G8 Countries Commit to Boosting Development Efforts of African Partners
In a statement released on June 18 at the closing of the Group of Eight 2013 summit in London, the G8 countries of France, Germany, Italy, the United Kingdom, Japan, the United States, Canada and Russia praised the development efforts made by Africans citizens, governments and institutions, including the African Development Bank Group, and committed further support.
“Africa is the next emerging continent, with a growing share of the world’s trade, investment and economic output. We have an historical opportunity to work with our African partners to help promote inclusive and resilient growth in Africa, through greater transparency, improved infrastructure, better trade facilitation, the elimination of trade barriers and the management of natural resources,” the G8 leaders said.
The world’s largest economies praised Africa’s development efforts, notably in the area of regional integration. It welcomed the continent’s policy agenda that aims to reduce barriers, so as to unlock development potentials through free movement of goods and services.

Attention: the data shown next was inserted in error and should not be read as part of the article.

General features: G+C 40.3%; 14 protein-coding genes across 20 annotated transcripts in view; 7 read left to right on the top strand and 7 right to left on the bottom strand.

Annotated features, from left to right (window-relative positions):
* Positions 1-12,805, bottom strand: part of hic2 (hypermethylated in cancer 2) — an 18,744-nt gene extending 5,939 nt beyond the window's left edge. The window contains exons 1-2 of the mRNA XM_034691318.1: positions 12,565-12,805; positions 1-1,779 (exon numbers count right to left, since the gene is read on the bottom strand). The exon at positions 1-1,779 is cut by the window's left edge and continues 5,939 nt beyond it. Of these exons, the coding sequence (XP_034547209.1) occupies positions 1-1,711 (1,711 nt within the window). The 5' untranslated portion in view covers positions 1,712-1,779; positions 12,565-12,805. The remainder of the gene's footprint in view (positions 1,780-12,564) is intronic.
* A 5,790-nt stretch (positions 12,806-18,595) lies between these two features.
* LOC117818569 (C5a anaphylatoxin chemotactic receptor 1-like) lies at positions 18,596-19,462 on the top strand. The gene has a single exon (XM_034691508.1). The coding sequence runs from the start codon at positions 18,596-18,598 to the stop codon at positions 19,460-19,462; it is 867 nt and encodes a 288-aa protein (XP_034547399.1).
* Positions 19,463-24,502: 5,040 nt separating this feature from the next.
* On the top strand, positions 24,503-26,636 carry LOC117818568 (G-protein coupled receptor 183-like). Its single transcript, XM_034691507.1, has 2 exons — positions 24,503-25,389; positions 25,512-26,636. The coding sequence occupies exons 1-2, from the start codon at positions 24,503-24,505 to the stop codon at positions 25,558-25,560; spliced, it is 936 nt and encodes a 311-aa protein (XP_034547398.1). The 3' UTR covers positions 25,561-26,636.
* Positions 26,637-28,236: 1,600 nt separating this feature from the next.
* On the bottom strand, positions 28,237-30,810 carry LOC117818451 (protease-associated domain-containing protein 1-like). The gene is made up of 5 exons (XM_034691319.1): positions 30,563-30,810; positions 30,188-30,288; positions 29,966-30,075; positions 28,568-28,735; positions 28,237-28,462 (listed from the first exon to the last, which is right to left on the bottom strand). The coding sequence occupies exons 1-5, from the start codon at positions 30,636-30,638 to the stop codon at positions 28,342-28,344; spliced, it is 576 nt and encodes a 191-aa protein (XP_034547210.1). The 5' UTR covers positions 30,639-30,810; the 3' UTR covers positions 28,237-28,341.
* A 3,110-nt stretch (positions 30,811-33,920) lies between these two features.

The G8 also supported the African Union’s (AU) Action Plan on Boosting Intra-African Trade (BIAT) that will cut transit times and boost African trade, not only within the continent, but also with global markets.
According to the declaration, “the G8 will work with African countries and regional economic communities to meet the AU’s target of doubling intra-Africa trade and reducing crossing times at key border posts by 50% by 2022.”
Recognizing the key role of good infrastructure in economic growth, as well as the gap in that area on the continent, the G8 countries committed to providing increased support for project preparation facilities for regional projects. Furthermore, they committed to explore further ways to facilitate institutional investment flows into bankable trade-related infrastructure projects in developing countries.
Natural resources management was also an area of interest during the discussions. In that regard, the meeting underlined their potential to be a key driver of sustainable growth if well managed. “These resources offer a long term route out of poverty for many developing countries and an opportunity to reduce dependence on external assistance,” the statement said.
As a way of helping African countries, the G8 promised to “take action to raise global standards for extractives transparency and make progress towards common global reporting standards, both for countries with significant domestic extractive industries and the home countries of large multinational extractive corporations.”